Blog Post #3: The Mayor’s Telephone Town Hall: A Different Kind of Reality Show?
Last Monday night Mayor Harvey Johnson Jr. held a telephone town hall, a new variation on the town hall format, and according to his campaign invited approximately 20,000 city residents to call in and both listen to and ask questions of the mayor. A toll-free number was provided, and during the town hall the moderator and host of the town hall said that approximately 3,500 folks had called in.
The format allowed residents to call in and listen to the mayor answer their questions live, and one can see why his campaign would think it’s an effective format for the mayor, because it plays to his strengths: mastery of governmental detail, dense knowledge of the city and its history, and a facility for speaking to voters borne out of a long career in public service and countless city council meetings.
For the most part, the questions were as one might expect, ranging from questions about economic development and businesses leaving the city to issues of education, crime and infrastructure, and to this listener's ears were respectful and friendly. And the mayor, again as one might expect, turned in an impressive performance, save for a few technical glitches that were quickly resolved. It’s a format he appears to be very comfortable with, his demeanor and tone different from what one might hear at city council meetings, where he can sometimes seems irritated or impatient with questions. The mayor’s answers, while full of facts and figures, were delivered in a friendly tone and upbeat manner. I’m sure his campaign staff was very happy with the results.
Yet it is hard to reconcile and link this modernized and virtualized town hall with the intent of the original concept, and easy to question the civic and political legitimacy of the result. The town hall format has a long American tradition, and at its heart is the notion of direct democracy; the idea that a community gets together at the same time in the same place to discuss issues face to face, and then to vote, with no moderator or elected official mediating the discussion. It is the purest form of democracy, and democracy at its most transparent, treating all participants as equals.
And that’s the “disconnect," isn’t it? This adaptation of the town hall format only leads us to ask a number of questions of the Johnson campaign, and they are legitimate questions: Who were the callers? Who chose the questions that were allowed to be asked of the mayor, and were the questioners chosen on a first-come basis? What were the criteria for choosing a question? Were difficult or contentious questions screened or ignored? And why was there no opportunity for follow-up questions? (I did not hear any while listening.) Obviously, these are all questions we would not need answered at a real town hall. We would hear and see our fellow citizens.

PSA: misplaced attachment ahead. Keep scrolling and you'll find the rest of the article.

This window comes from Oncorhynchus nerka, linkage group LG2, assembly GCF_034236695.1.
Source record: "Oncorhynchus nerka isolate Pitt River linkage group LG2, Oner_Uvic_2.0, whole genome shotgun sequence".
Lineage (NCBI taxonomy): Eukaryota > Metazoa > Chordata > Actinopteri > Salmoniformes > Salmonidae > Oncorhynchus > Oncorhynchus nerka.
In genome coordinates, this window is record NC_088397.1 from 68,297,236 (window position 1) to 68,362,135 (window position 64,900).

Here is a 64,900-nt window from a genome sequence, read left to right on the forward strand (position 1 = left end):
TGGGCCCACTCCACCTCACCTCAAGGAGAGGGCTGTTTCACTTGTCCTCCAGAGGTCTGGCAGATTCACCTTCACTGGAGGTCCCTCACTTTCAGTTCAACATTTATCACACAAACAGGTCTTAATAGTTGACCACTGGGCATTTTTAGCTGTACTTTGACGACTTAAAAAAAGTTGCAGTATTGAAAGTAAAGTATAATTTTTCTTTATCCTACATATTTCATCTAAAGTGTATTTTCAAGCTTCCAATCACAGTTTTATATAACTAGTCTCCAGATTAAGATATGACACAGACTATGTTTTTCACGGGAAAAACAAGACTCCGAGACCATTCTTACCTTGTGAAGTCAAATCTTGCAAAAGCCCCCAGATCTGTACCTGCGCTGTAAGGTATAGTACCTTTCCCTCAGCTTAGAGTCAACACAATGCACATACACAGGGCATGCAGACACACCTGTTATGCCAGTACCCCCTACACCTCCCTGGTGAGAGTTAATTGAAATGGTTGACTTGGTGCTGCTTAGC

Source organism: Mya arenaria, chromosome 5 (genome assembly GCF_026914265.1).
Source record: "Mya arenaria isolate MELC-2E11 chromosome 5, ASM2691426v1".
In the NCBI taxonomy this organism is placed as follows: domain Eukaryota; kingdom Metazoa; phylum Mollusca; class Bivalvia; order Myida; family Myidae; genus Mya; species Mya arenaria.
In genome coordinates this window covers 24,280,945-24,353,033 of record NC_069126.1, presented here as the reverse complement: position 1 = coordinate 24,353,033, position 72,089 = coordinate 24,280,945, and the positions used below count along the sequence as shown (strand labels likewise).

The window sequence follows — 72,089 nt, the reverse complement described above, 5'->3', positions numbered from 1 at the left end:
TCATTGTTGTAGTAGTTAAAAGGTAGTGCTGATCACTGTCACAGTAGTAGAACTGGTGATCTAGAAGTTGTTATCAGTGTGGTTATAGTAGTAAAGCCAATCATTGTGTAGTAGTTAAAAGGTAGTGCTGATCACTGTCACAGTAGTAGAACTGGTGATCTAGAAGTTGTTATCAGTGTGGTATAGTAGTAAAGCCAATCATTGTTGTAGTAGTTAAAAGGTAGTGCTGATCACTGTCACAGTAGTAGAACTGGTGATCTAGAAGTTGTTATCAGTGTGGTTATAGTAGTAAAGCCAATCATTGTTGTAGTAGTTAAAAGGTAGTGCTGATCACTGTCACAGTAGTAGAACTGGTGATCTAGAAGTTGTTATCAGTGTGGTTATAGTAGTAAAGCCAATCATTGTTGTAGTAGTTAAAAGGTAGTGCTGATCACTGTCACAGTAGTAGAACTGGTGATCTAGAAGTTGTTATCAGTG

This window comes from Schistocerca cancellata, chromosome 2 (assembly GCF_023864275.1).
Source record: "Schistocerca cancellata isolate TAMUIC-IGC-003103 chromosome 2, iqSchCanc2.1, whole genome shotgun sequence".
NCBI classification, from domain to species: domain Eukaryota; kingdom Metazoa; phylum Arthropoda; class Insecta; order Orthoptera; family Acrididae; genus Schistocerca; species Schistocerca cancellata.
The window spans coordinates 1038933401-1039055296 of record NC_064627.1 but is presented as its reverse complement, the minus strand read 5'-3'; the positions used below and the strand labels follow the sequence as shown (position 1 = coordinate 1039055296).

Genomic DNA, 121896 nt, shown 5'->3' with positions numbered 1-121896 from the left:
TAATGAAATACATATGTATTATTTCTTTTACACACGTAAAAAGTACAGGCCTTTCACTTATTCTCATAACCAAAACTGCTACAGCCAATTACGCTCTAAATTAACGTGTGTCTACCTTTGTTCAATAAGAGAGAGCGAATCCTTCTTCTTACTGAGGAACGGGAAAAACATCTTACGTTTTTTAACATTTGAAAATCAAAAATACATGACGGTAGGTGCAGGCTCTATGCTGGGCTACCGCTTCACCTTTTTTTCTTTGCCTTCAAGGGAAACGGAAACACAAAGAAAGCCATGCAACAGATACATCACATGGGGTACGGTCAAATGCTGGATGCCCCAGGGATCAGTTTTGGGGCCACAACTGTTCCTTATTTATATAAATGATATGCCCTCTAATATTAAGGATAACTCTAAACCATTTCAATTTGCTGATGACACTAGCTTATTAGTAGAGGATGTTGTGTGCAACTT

And perhaps that’s the whole point of the event, to look like one thing while actually being something close to the exact opposite of the thing. It’s a contrivance, as real and unscripted as a reality show, with much the same intent: to appear to be something it is not while selling a message or product.
So far it looks like a recurring theme in this campaign will be the mayor’s reluctance to date to engage either the public or his opponents, and I’ve written previously that his campaign may think that is both a valid and ultimately winning strategy. There is a debate coming up next week on Monday, March 25th hosted by the Hinds County Democratic Executive Committee (see JFP events for detailed info), and we’ll see if that strategy continues and how loud the grumbling by his opponents and the voters gets. So far it’s not loud enough for the Johnson campaign to change its strategy.
Note to the reader: I got on the telephone town hall call a few minutes late, and got in the queue to ask a question about 20 minutes into the call. During the call the host said that callers with questions could leave a voicemail at the end of the call, and that the mayor would answer all the questions there wasn’t time for on his Facebook page. So far that has not happened.